1>          C:\Program Files (x86)\Microsoft SDKs\Windows\v7.0A\include\winsock.h(485) : see declaration of 'sockaddr'
1>C:\Program Files (x86)\Microsoft SDKs\Windows\v7.0A\include\ws2def.h(390): error C2059: syntax error : 'constant'
1>C:\Program Files (x86)\Microsoft SDKs\Windows\v7.0A\include\ws2def.h(390): error C3805: 'constant': unexpected token, expected either '}' or a ','

etc.

 

I'll have to reread these posts to get a better understanding and probably that article.

(I assume, by the way, that having two cpp files include network.h isn't an issue...)


Edited by GameCreator, 02 July 2013 - 12:13 AM.


#8 Tribad   Members   -  Reputation: 787

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Posted 02 July 2013 - 03:00 AM

Only include winsock2.h

 

no ws2def.h

 

Its some time back that I created windows applications. But I think you can even ignore windows.h because it is included somewhere deep inside the winsock2.h

 

Anyways winsock2.h must be included before windows.h



#9 GameCreator   Members   -  Reputation: 656

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Posted 02 July 2013 - 08:50 AM

I don't have those includes in my code but RakNet does (and it's smart enough to know which goes first).  However, I'm using a second library which uses windows.h.  So... by moving the headers, is there a chance that their order got switched?  Because it was working before and all I did was move the headers from my network.cpp to my network.h (which is included in at least 2 cpp files).


Edited by GameCreator, 02 July 2013 - 08:51 AM.


#10 Tribad   Members   -  Reputation: 787

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Posted 03 July 2013 - 04:08 AM

Think about two different scenarios.

 

A library/subsystem creator who has defined a lot of structures that need a specific order is the responsible that wants to make the usage, and thus the inclusion of headers, as easy as possible. This is why you find system header include statements in other include files. This makes the usage for the library function as easy as possible.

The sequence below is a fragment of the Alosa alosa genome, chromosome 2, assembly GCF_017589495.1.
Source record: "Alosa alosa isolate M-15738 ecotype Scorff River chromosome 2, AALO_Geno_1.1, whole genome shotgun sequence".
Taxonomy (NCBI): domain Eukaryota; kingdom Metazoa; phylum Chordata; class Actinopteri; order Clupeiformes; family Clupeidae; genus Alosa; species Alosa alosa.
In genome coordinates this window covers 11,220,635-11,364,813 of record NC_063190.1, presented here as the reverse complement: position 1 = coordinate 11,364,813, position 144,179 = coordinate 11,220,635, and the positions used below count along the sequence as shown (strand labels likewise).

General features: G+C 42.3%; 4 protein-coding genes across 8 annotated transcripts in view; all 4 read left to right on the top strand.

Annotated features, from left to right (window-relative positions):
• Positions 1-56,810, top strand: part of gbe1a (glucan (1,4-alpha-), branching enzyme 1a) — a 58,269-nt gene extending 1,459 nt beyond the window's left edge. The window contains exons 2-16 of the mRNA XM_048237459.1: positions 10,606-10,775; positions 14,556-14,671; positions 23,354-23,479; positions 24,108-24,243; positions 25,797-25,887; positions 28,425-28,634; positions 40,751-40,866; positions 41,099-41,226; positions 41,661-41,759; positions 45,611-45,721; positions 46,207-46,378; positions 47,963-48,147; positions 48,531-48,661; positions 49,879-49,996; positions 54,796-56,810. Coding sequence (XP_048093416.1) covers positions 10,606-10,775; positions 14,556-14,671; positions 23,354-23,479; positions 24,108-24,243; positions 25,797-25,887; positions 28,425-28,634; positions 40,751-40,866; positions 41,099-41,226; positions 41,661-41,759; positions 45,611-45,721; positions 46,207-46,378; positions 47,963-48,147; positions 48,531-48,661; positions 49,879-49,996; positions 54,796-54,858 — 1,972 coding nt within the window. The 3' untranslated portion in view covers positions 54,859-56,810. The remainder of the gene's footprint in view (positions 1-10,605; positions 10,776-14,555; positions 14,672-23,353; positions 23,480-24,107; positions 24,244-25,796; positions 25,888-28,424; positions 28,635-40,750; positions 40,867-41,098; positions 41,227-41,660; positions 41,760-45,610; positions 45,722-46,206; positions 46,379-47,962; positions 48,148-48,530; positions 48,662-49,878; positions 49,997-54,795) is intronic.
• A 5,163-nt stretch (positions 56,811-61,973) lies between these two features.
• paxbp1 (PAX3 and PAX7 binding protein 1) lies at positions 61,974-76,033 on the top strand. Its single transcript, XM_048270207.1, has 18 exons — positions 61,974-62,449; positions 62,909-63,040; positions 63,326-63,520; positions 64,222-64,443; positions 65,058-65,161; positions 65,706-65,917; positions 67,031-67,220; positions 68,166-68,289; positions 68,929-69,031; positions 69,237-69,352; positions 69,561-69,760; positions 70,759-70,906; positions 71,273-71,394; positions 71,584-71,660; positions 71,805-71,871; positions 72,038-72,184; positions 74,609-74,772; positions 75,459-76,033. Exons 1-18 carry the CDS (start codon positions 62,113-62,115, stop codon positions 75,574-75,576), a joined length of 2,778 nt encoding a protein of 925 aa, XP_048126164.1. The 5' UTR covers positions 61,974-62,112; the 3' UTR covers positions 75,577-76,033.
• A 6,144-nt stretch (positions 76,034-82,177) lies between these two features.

System-Header files are enclosed in <>.

 

The developer of a system/subsystem does not include his own header files from within header files, to have a better control about what is included within a single source files. Circular includes or other problems with undefined or double defined structures/defines and the like can be overcome if the application includes are only put into the source.

 

Application specific header files are enclosed in "".

 

Using <> or "" has todo with the search order of the pre-processor for include files.

 

Another thing is that pre-processor and compiler are two different things. The pre-processor creates a stream of text that results of processing any #directive. The compiler processes that stream after that processing has done. You can tell the compiler to only make the pre-processing step an put the result into a file/stdout. This way you can investigate the the order of files that are included and what the result of the pre-processing is.

 

Think of a define you made different to some system header file. You will not find the bug without have a look on the input stream to the compiler.

 



#11 Sunda   Members   -  Reputation: 330

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Posted 03 July 2013 - 09:46 AM

Think about two different scenarios.

 

A library/subsystem creator who has defined a lot of structures that need a specific order is the responsible that wants to make the usage, and thus the inclusion of headers, as easy as possible. This is why you find system header include statements in other include files. This makes the usage for the library function as easy as possible.

 

System-Header files are enclosed in <>.

 

The developer of a system/subsystem does not include his own header files from within header files, to have a better control about what is included within a single source files. Circular includes or other problems with undefined or double defined structures/defines and the like can be overcome if the application includes are only put into the source.

 

Application specific header files are enclosed in "".

 

Using <> or "" has todo with the search order of the pre-processor for include files.

 

Another thing is that pre-processor and compiler are two different things. The pre-processor creates a stream of text that results of processing any #directive. The compiler processes that stream after that processing has done. You can tell the compiler to only make the pre-processing step an put the result into a file/stdout. This way you can investigate the the order of files that are included and what the result of the pre-processing is.

 

Think of a define you made different to some system header file. You will not find the bug without have a look on the input stream to the compiler.

 

This is very interesting i really didn't know what was behind the compiling process, can you recommend a couple of books about this kind of topics?



#12 Tribad   Members   -  Reputation: 787

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Posted 03 July 2013 - 12:28 PM

Öh.

I learned this about 30 years ago. It is part of any C/C++ compiler description. On unix-style machines and I think on solaris as well the C pre-processor is a separat program cpp named and you will find descriptions on the man-pages.

 

I never used books to learn things. So I cannot recommend one.